I have a confession to make. I don’t want to say it out loud because then I have to admit that there is something going on. But I know fine well that I need to learn not to be so proud so here we are.
You know when I say that those silent periods (like the last couple of weeks) are because I’m tired or busy or have nothing to say? Well, that’s only half true. I have nothing to say because my brain slows right down into a fog and I can’t remember words. Looking for them is like rummaging through a mental toolbox having no idea what you’re looking for but picking out every tool anyway and hoping you’ll recognise it when you see it. At times like that it’s difficult remembering to respond in conversation never mind trying to write anything down.
You know when I ask you to repeat yourself a million times and you get really annoyed? I’m not daydreaming, I’m just struggling to hear you. Your voice might be the wrong pitch or you might not be looking at me when you speak or it might be that I can’t cope with the background noise. I’m slowly learning to pick things out by lip reading.
You know when I do that weird thing of always walking on your left? I know it seems a bit OCD and I try to be subtle about it but I can’t always hear you out of my left ear. I know you get annoyed at me and think that I’m being a pain, but please understand that it is stressful for me too. Believe it or not, these things often make me want to cry.
You know when we arrange to meet up and I’m often late? I know it’s frustrating but I really try. Often it takes all morning for me to wake up. I get nervous going out, especially since I have to navigate a few flights of stairs and some sharp corners just to get to the door of my close. And if my head is being slow, I can forget my phone or my purse or my keys or whether I’ve locked the door or not.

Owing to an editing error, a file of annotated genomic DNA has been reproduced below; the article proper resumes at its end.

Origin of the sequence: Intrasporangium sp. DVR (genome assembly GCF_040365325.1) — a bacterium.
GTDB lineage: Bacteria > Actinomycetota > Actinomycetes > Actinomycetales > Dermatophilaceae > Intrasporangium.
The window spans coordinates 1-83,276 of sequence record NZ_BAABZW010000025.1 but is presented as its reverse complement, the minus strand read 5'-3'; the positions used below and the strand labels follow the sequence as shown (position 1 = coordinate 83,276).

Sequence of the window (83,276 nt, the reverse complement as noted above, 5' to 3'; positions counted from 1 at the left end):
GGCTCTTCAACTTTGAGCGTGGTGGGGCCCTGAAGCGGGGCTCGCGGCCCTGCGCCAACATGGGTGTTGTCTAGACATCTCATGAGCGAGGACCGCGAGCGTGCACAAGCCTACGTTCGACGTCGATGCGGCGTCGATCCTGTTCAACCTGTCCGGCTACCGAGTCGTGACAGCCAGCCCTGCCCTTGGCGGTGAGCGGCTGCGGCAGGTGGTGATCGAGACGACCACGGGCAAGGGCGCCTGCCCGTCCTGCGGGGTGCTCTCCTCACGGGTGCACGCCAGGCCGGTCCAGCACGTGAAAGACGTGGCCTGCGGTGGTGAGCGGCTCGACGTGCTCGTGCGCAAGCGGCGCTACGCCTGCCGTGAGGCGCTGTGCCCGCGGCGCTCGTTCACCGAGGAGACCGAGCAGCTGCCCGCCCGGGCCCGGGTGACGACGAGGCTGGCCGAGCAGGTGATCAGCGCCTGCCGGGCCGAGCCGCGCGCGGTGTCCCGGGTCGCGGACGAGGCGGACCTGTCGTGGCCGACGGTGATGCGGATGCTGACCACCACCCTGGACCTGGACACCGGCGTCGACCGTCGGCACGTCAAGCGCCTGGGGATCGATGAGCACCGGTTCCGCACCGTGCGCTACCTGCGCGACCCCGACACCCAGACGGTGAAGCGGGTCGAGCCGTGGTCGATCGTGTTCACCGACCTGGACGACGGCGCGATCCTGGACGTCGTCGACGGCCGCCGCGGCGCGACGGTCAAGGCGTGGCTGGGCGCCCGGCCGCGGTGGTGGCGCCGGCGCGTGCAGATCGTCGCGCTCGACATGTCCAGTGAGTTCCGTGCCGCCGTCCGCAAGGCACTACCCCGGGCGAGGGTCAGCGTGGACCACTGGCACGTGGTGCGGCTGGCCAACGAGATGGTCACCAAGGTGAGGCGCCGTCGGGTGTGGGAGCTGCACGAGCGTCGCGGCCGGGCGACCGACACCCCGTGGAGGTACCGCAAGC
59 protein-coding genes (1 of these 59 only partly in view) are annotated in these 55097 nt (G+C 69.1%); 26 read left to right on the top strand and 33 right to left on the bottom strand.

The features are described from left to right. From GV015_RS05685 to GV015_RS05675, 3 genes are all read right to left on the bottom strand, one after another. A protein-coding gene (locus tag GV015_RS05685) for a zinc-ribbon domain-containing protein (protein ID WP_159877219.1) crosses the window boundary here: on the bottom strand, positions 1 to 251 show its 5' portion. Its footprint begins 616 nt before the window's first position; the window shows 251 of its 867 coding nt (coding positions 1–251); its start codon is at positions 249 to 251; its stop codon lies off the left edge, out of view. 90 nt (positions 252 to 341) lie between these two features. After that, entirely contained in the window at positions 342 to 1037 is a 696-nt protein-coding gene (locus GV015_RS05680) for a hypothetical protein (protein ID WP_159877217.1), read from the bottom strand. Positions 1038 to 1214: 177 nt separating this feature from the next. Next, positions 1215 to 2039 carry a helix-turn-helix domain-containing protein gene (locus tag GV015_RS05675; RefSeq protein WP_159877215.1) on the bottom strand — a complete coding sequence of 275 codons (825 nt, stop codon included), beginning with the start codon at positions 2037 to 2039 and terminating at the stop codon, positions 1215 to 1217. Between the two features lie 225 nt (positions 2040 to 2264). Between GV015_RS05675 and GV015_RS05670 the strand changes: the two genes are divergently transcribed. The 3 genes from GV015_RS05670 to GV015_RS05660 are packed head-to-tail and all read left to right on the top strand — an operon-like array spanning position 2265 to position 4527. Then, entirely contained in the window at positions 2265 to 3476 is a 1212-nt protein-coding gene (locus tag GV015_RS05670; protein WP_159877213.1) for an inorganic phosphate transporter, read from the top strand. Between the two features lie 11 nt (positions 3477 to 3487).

Crossing busy roads stresses me out. Traffic noise is difficult. Bright (and even not so bright) light can be difficult. Public transport makes me nervous. So I’m sorry. I am trying to work out how to get around some of these things, please bear with me. And if I do a no show or cancel at the last minute, trust me when I say that I hate doing that. If I say I’ll be somewhere I will really, really try. I’ve fallen on my face a few times trying to get ready and out of the door, trying to convince myself that I’ll be ok in a minute.
I know it’s frustrating for you that I can be so unreliable sometimes when I say I’m fine. but I try to keep the anxiety and the muddled words and the drunken staggering and sometimes vomiting behind closed doors.
The truth is, I don’t want you to worry It’s not dangerous, just unpredictable. It’s nothing to worry about, I just need your patience (but preferably not your pity).
Sometimes the world revolves around me. At least it looks that way. Sometimes I’m just out of sync with what I’m seeing, like a film shot by someone with unsteady hands, and I need to hold onto things to be sure where they are. That’s why I can be so irritatingly clumsy. Noise disorientates me when I’m like that, so you see why I don’t like roads.
Sometimes it’s more like being on the Waltzers at the fair after eating too much candyfloss. Except that I don’t get the fun ride. Or the candyfloss. And I never know if it will be moments or hours until it stops.
Often it’s just that giddiness, like when you step off the Teacups and can’t quite walk straight. Except your vision never quite settles.
I was never big on funfairs anyway.